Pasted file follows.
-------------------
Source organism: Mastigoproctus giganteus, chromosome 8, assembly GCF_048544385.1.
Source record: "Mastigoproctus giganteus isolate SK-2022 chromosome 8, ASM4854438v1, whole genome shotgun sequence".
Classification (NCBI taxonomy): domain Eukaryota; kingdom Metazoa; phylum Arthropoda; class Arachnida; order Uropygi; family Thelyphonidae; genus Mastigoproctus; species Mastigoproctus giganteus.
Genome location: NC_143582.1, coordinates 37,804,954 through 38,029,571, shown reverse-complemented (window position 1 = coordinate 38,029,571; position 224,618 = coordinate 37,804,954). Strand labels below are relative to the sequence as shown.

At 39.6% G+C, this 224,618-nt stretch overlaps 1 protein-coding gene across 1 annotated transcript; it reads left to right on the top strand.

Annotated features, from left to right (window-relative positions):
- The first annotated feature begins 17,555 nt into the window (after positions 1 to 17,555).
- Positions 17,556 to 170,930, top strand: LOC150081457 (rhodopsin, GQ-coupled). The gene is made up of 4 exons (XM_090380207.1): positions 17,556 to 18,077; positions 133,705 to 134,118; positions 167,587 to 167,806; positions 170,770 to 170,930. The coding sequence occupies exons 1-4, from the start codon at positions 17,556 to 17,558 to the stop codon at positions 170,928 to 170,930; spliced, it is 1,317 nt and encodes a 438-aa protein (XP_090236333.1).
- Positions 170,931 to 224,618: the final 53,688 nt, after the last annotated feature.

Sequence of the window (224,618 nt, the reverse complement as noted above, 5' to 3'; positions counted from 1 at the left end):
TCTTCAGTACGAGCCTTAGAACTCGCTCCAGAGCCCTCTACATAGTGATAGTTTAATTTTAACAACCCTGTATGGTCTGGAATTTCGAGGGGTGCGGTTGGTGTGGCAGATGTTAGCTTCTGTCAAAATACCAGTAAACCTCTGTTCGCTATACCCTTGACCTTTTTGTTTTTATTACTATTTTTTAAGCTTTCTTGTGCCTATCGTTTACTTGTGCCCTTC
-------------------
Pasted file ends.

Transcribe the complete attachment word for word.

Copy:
Source organism: Mastigoproctus giganteus, chromosome 8, assembly GCF_048544385.1.
Source record: "Mastigoproctus giganteus isolate SK-2022 chromosome 8, ASM4854438v1, whole genome shotgun sequence".
Classification (NCBI taxonomy): domain Eukaryota; kingdom Metazoa; phylum Arthropoda; class Arachnida; order Uropygi; family Thelyphonidae; genus Mastigoproctus; species Mastigoproctus giganteus.
Genome location: NC_143582.1, coordinates 37,804,954 through 38,029,571, shown reverse-complemented (window position 1 = coordinate 38,029,571; position 224,618 = coordinate 37,804,954). Strand labels below are relative to the sequence as shown.

At 39.6% G+C, this 224,618-nt stretch overlaps 1 protein-coding gene across 1 annotated transcript; it reads left to right on the top strand.

Annotated features, from left to right (window-relative positions):
- The first annotated feature begins 17,555 nt into the window (after positions 1 to 17,555).
- Positions 17,556 to 170,930, top strand: LOC150081457 (rhodopsin, GQ-coupled). The gene is made up of 4 exons (XM_090380207.1): positions 17,556 to 18,077; positions 133,705 to 134,118; positions 167,587 to 167,806; positions 170,770 to 170,930. The coding sequence occupies exons 1-4, from the start codon at positions 17,556 to 17,558 to the stop codon at positions 170,928 to 170,930; spliced, it is 1,317 nt and encodes a 438-aa protein (XP_090236333.1).
- Positions 170,931 to 224,618: the final 53,688 nt, after the last annotated feature.

Sequence of the window (224,618 nt, the reverse complement as noted above, 5' to 3'; positions counted from 1 at the left end):
TCTTCAGTACGAGCCTTAGAACTCGCTCCAGAGCCCTCTACATAGTGATAGTTTAATTTTAACAACCCTGTATGGTCTGGAATTTCGAGGGGTGCGGTTGGTGTGGCAGATGTTAGCTTCTGTCAAAATACCAGTAAACCTCTGTTCGCTATACCCTTGACCTTTTTGTTTTTATTACTATTTTTTAAGCTTTCTTGTGCCTATCGTTTACTTGTGCCCTTC